THE STRANGE SIGNS OF THE ROMANS
 ALTHOUGH the senator had told the Romans that Romulus had
gone, never to return, they did not at once elect another
king. They were afraid that their first ruler might
yet come back, and so they let the senate govern the
city for a while alone.
As time passed on without bringing any news of the missing
king, they little by little grew sure that he would
never return, and finally they elected a new ruler. This
was Numa Pompilius, a Sabine, who was wise, just, gentle, and very good.
The new king of Rome was a pious man, and he built many
temples for the worship of the gods. One of these was
round, and was set aside for the service of Vesta, the
goddess of the hearth, whose fire was guarded night and
day by the Vestal Virgins.
Numa also built a square temple, in honor of the double-faced
god Janus. This god was supposed to be the patron of
all beginnings, and it is for this reason that the
first month of the year was called January, or the month of Janus.
The Temple of Janus was built in the form of a gateway;
and the king ordered that its doors should be open in
time of war, so that the people could go in freely to pray,
and closed only in time of peace, when they felt no
need of the god's help.
The second king of Rome was so wise that many people
fancied that he was advised by a nymph, or water fairy,
called Egeria. They said that this nymph lived in a
fountain near Rome, in a beautiful spot which the
king liked to visit; and whenever he went there to be
quiet and think, they declared that it was to consult
Numa Pompilius was not at all ambitious, and he had no
wish to be king. He had accepted the office, therefore,
only on condition that the people would obey him, and
would try to be good.
Now, as you know, the Romans were a fighting people, and
until then they had always been at war with some of their
neighbors. But the new king made them keep the peace,
and closed the gates of the Temple of Janus. Then he
taught the Romans how to plow their fields, bade them sow
and harvest grain, and showed them that farming was a
far better and wise occupation than war.
The people were very superstitious, and thought that
the stars, the weather, the flight of birds, and the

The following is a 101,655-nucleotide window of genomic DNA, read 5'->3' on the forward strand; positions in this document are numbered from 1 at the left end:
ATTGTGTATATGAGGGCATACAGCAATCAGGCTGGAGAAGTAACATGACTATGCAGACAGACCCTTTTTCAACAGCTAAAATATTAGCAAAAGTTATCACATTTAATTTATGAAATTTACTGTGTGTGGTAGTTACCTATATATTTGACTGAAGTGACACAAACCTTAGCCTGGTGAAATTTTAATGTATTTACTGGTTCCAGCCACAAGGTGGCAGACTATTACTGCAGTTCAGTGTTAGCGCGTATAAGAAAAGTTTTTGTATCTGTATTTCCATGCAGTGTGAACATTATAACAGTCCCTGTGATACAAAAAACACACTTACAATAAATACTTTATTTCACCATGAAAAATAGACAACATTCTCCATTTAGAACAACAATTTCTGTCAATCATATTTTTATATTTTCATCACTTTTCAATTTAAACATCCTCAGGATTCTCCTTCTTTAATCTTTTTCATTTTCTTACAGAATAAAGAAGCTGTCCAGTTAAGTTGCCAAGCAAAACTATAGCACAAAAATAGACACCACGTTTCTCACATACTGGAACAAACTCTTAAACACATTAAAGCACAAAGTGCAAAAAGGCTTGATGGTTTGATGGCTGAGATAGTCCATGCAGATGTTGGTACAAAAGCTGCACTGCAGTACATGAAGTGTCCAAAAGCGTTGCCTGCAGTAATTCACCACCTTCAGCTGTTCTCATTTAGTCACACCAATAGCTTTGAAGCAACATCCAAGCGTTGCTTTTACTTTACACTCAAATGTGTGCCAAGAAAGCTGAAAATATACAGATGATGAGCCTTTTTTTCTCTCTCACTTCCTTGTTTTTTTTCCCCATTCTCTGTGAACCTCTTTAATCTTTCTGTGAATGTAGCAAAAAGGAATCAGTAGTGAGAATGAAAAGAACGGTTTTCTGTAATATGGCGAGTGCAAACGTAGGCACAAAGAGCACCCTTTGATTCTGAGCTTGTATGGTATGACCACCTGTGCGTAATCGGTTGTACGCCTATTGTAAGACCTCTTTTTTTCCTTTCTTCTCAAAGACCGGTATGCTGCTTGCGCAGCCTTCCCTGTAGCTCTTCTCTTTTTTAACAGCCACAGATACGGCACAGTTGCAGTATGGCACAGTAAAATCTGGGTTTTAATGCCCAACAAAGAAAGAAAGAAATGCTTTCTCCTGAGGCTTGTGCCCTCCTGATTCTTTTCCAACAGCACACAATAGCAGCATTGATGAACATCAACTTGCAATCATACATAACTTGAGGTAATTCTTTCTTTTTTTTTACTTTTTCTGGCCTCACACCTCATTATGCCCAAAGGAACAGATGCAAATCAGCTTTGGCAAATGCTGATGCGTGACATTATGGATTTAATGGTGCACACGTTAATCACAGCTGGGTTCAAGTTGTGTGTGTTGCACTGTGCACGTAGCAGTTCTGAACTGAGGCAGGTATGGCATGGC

actions of certain animals were signs of what would happen,
if you could only understand them aright. Numa,
therefore, said that there should be two companies of
priests, whose duty it should be to tell what the gods wished,
in a way that the people could understand.
In the first place, there were the
Pontiffs,—priests who had general charge of all public worship, and who
told the people which days would be lucky and which ones
The other company of priests were called Augurs. They watched the changes in the weather, the flight of the
birds, and the behavior of the geese which they kept in
the temple. By observing these things carefully, they
thought they could tell the future; and the people
often asked them the meaning of certain signs, such as the
appearance of some bird or animal on their
right or left side when they were starting out on a
Of course all this was mere nonsense; yet some people
still believe in these foolish things. You have all
heard the saying, "See a pin and pick it up, all the day
you'll have good luck," and "If your left ear burns, some
one is talking ill of you." It was such signs as these
that the Romans believed in; and the augurs were
supposed to know all about them, and to explain them to the
Besides the pontiffs and augurs, there was a lower
class of priests, called Haruspices, who told the future
by means of sacrifices. In those days the Romans used
to offer up bulls, goats, sheep, and other animals, on
the altars of their gods. It was the duty of these
priests to kill the animals, open them, burn certain parts,
and carefully examine the insides of the victims.
The haruspices thought that they could see signs in the
bodies of the animals they had sacrificed, and that
these signs gave them very important knowledge. Of course
this was all humbug, but the early Romans believed
that the priests could thus learn much about the future.
As these Romans lived a long time ago, and had few
chances to learn, their mistakes were very excusable; for
you know it is no shame to be ignorant when one has no
chance to learn. But it is a very great shame to be
ignorant in such a country as this, where you can all
attend good schools, and have teachers to explain anything
you do not understand. Nowadays, when people believe in
such silly things as signs, they are said to be
superstitious. But as soon as they learn more, they
see how foolish they have been.